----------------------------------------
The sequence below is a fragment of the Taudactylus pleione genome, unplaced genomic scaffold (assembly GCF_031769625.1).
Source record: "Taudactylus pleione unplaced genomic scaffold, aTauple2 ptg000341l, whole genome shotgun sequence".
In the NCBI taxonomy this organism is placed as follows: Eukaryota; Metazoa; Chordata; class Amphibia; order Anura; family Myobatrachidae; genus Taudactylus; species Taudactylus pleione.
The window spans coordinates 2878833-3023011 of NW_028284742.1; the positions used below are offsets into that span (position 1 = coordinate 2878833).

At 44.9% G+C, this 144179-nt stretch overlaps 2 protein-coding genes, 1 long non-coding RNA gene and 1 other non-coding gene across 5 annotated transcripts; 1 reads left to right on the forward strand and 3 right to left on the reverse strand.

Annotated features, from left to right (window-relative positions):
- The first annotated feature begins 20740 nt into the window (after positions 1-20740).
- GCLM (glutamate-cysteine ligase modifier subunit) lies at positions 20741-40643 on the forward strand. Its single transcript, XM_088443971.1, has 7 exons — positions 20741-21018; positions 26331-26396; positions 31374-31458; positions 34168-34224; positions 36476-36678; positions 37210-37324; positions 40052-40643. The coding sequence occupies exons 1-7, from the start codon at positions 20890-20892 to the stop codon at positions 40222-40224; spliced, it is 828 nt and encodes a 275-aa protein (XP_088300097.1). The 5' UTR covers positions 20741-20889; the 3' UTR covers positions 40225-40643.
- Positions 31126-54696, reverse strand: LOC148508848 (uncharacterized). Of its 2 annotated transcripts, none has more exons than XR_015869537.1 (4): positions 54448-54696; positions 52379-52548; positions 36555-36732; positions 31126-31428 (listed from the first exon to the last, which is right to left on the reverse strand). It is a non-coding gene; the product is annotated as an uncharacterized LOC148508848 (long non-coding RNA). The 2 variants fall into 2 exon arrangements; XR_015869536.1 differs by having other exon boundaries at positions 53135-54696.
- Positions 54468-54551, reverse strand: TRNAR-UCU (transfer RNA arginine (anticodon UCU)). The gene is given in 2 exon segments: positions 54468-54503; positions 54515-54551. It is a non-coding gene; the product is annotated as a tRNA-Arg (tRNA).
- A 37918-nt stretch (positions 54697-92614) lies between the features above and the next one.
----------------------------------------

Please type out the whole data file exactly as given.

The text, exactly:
The sequence below is a fragment of the Taudactylus pleione genome, unplaced genomic scaffold (assembly GCF_031769625.1).
Source record: "Taudactylus pleione unplaced genomic scaffold, aTauple2 ptg000341l, whole genome shotgun sequence".
In the NCBI taxonomy this organism is placed as follows: Eukaryota; Metazoa; Chordata; class Amphibia; order Anura; family Myobatrachidae; genus Taudactylus; species Taudactylus pleione.
The window spans coordinates 2878833-3023011 of NW_028284742.1; the positions used below are offsets into that span (position 1 = coordinate 2878833).

At 44.9% G+C, this 144179-nt stretch overlaps 2 protein-coding genes, 1 long non-coding RNA gene and 1 other non-coding gene across 5 annotated transcripts; 1 reads left to right on the forward strand and 3 right to left on the reverse strand.

Annotated features, from left to right (window-relative positions):
- The first annotated feature begins 20740 nt into the window (after positions 1-20740).
- GCLM (glutamate-cysteine ligase modifier subunit) lies at positions 20741-40643 on the forward strand. Its single transcript, XM_088443971.1, has 7 exons — positions 20741-21018; positions 26331-26396; positions 31374-31458; positions 34168-34224; positions 36476-36678; positions 37210-37324; positions 40052-40643. The coding sequence occupies exons 1-7, from the start codon at positions 20890-20892 to the stop codon at positions 40222-40224; spliced, it is 828 nt and encodes a 275-aa protein (XP_088300097.1). The 5' UTR covers positions 20741-20889; the 3' UTR covers positions 40225-40643.
- Positions 31126-54696, reverse strand: LOC148508848 (uncharacterized). Of its 2 annotated transcripts, none has more exons than XR_015869537.1 (4): positions 54448-54696; positions 52379-52548; positions 36555-36732; positions 31126-31428 (listed from the first exon to the last, which is right to left on the reverse strand). It is a non-coding gene; the product is annotated as an uncharacterized LOC148508848 (long non-coding RNA). The 2 variants fall into 2 exon arrangements; XR_015869536.1 differs by having other exon boundaries at positions 53135-54696.
- Positions 54468-54551, reverse strand: TRNAR-UCU (transfer RNA arginine (anticodon UCU)). The gene is given in 2 exon segments: positions 54468-54503; positions 54515-54551. It is a non-coding gene; the product is annotated as a tRNA-Arg (tRNA).
- A 37918-nt stretch (positions 54697-92614) lies between the features above and the next one.